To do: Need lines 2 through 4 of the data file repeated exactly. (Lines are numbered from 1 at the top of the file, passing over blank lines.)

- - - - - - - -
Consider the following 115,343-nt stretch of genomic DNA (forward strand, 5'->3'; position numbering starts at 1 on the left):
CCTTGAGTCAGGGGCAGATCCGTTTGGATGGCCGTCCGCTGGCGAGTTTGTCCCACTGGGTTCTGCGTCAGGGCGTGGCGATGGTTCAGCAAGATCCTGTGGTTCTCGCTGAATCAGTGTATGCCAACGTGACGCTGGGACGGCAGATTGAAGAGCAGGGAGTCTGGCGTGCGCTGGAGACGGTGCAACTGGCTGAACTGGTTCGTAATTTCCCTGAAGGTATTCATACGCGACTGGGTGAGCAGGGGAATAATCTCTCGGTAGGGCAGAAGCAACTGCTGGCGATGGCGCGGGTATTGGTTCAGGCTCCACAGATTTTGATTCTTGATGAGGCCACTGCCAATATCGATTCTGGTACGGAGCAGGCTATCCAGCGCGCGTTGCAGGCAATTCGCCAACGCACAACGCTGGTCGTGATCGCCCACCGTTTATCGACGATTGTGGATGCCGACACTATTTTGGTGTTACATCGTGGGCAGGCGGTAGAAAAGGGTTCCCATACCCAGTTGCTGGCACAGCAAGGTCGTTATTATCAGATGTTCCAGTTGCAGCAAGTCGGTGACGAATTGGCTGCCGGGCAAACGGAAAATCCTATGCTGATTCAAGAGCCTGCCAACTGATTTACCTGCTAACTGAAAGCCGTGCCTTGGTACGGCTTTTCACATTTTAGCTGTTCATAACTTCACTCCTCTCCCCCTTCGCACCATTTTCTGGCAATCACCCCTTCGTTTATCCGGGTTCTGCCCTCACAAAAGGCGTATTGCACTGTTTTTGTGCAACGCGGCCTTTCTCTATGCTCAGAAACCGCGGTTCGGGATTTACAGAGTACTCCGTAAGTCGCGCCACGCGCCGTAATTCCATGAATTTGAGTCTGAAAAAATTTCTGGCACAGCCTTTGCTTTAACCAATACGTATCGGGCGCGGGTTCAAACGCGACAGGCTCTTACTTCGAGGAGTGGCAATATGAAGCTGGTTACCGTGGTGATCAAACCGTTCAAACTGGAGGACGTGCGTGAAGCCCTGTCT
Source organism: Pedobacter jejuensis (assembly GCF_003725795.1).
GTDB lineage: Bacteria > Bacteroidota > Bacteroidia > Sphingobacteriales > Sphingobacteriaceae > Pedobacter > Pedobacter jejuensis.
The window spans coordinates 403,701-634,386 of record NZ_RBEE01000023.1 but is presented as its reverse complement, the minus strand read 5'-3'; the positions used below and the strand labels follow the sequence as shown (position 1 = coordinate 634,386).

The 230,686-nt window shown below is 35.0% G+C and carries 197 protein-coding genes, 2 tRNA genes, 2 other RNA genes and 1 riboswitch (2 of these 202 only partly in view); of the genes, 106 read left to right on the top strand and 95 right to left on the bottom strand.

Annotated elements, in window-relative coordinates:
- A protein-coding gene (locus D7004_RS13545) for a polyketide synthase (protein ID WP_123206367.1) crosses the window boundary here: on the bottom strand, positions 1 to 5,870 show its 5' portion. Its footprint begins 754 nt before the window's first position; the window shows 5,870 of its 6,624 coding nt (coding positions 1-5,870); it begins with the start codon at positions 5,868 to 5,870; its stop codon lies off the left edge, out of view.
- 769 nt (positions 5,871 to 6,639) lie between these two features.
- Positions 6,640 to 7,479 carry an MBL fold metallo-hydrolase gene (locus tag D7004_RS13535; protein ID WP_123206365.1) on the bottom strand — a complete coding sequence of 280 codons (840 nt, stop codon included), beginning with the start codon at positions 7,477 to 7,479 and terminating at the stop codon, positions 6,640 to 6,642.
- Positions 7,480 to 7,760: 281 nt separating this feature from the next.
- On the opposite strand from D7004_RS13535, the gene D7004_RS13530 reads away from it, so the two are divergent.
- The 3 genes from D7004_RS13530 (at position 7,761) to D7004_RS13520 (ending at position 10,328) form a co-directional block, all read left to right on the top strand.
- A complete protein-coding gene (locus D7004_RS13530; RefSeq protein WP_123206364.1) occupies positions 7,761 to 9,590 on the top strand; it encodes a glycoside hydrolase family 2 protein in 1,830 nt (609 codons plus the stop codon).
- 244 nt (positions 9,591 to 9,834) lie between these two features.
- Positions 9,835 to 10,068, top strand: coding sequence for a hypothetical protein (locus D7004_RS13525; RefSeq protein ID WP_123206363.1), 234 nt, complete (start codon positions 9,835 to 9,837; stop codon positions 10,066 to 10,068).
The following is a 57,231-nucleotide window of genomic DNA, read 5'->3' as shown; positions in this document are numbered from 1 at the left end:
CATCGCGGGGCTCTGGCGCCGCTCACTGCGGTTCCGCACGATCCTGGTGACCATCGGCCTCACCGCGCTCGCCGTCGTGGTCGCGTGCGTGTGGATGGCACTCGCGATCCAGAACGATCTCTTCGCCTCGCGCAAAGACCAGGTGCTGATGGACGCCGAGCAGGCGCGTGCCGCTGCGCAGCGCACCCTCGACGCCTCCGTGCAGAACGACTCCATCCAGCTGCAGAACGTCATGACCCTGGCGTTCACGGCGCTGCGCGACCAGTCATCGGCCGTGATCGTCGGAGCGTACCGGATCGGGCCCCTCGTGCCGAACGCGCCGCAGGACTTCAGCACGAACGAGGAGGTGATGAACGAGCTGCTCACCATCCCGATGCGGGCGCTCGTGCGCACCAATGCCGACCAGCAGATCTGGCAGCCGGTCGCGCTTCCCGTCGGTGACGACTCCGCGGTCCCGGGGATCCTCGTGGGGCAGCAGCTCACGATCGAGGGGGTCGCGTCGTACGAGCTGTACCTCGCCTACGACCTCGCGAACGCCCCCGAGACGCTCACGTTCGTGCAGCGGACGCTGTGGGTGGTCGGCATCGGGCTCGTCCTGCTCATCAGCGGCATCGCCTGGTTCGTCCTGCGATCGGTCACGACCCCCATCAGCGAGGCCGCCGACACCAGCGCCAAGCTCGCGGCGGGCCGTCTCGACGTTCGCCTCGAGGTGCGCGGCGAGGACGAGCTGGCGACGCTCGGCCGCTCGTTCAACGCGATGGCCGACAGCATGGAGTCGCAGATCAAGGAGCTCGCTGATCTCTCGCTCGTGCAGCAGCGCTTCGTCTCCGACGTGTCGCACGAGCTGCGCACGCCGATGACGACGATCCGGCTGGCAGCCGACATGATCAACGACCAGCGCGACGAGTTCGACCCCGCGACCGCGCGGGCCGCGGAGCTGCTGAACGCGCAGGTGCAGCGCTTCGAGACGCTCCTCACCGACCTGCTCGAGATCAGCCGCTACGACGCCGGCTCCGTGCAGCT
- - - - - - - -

CCTTGAGTCAGGGGCAGATCCGTTTGGATGGCCGTCCGCTGGCGAGTTTGTCCCACTGGGTTCTGCGTCAGGGCGTGGCGATGGTTCAGCAAGATCCTGTGGTTCTCGCTGAATCAGTGTATGCCAACGTGACGCTGGGACGGCAGATTGAAGAGCAGGGAGTCTGGCGTGCGCTGGAGACGGTGCAACTGGCTGAACTGGTTCGTAATTTCCCTGAAGGTATTCATACGCGACTGGGTGAGCAGGGGAATAATCTCTCGGTAGGGCAGAAGCAACTGCTGGCGATGGCGCGGGTATTGGTTCAGGCTCCACAGATTTTGATTCTTGATGAGGCCACTGCCAATATCGATTCTGGTACGGAGCAGGCTATCCAGCGCGCGTTGCAGGCAATTCGCCAACGCACAACGCTGGTCGTGATCGCCCACCGTTTATCGACGATTGTGGATGCCGACACTATTTTGGTGTTACATCGTGGGCAGGCGGTAGAAAAGGGTTCCCATACCCAGTTGCTGGCACAGCAAGGTCGTTATTATCAGATGTTCCAGTTGCAGCAAGTCGGTGACGAATTGGCTGCCGGGCAAACGGAAAATCCTATGCTGATTCAAGAGCCTGCCAACTGATTTACCTGCTAACTGAAAGCCGTGCCTTGGTACGGCTTTTCACATTTTAGCTGTTCATAACTTCACTCCTCTCCCCCTTCGCACCATTTTCTGGCAATCACCCCTTCGTTTATCCGGGTTCTGCCCTCACAAAAGGCGTATTGCACTGTTTTTGTGCAACGCGGCCTTTCTCTATGCTCAGAAACCGCGGTTCGGGATTTACAGAGTACTCCGTAAGTCGCGCCACGCGCCGTAATTCCATGAATTTGAGTCTGAAAAAATTTCTGGCACAGCCTTTGCTTTAACCAATACGTATCGGGCGCGGGTTCAAACGCGACAGGCTCTTACTTCGAGGAGTGGCAATATGAAGCTGGTTACCGTGGTGATCAAACCGTTCAAACTGGAGGACGTGCGTGAAGCCCTGTCT
Source organism: Pedobacter jejuensis (assembly GCF_003725795.1).
GTDB lineage: Bacteria > Bacteroidota > Bacteroidia > Sphingobacteriales > Sphingobacteriaceae > Pedobacter > Pedobacter jejuensis.